Big Labour worked hard to halt the U.S.-Colombia free trade agreement, claiming it threatened our economy and our workers. But a year since its passage, the pact has surpassed all expectations. Where’s the mea culpa?
If there was ever a reason to declare Big Labour’s credibility at zero on matters economic, the best example would be in its long, pathetic tocsins over free trade with Colombia.
Today, exactly a year since the pact went into effect, U.S. exports to Colombia have risen 13% while Colombia’s to the U.S. are up 3.4% — for a total of $28.5 billion in no-tariff trade. Net gains for both economies, in other words, but with the U.S. showing four times as many.
This lopsided result may well be because most Colombian goods already entered the U.S. tariff-free as part of preferences given in exchange for that country’s war on drugs. The Colombian peso has also strengthened along with the economy.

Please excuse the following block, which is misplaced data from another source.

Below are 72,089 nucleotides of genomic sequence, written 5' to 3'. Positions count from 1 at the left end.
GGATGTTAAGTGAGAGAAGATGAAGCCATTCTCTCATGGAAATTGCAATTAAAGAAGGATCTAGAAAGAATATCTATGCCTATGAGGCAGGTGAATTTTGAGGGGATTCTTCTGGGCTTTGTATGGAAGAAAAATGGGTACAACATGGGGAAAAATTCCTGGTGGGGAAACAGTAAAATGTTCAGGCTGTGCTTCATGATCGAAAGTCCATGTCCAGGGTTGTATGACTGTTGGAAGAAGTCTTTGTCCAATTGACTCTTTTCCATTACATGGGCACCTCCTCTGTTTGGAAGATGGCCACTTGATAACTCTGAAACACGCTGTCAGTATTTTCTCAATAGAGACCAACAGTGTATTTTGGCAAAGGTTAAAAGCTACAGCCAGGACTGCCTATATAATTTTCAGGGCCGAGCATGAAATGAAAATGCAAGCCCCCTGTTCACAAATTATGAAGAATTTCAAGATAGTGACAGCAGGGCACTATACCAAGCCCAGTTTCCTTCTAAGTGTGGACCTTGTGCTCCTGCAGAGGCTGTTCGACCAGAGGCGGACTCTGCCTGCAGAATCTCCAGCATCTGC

But for the U.S., the result has been sweet indeed. We have reclaimed wheat, soybean and soybean-meal markets that could have been lost to Canada had the pact not passed. And U.S. aircraft, textiles, chemicals, medical equipment and construction machinery exports have risen sharply to $3 billion, supporting thousands of American jobs.
In Colombia, meanwhile, tilapia and pineapple exports to the U.S. are rising, along with niche tropical products. In Los Angeles, Colombian cocoa has been spotted in Trader Joe’s, and Colombian cape gooseberries have been stocked at Whole Foods.
So much for labor’s ridiculous claims that Colombians would somehow take U.S. jobs, promote outsourcing and impoverish the middle class. All the agreement has done is put cash and goods into American pockets.
AFL-CIO President Richard Trumka called the pact “a destructive economic model,” and Rep. George Miller, D-Calif., claimed it “failed to promote American jobs and American values.”
Both also cited violence against local trade unions as a reason the deal mustn’t go through. But union violence has subsided more than 30% in the year since free trade was implemented. And according to Colombia’s Escuela Nacional Sindical, deaths of trade unionists stood at 18 in 2012, down from 29 in 2011.
So much for Big Labour’s warnings. Now how about an apology?
Source: Investor’s Business Daily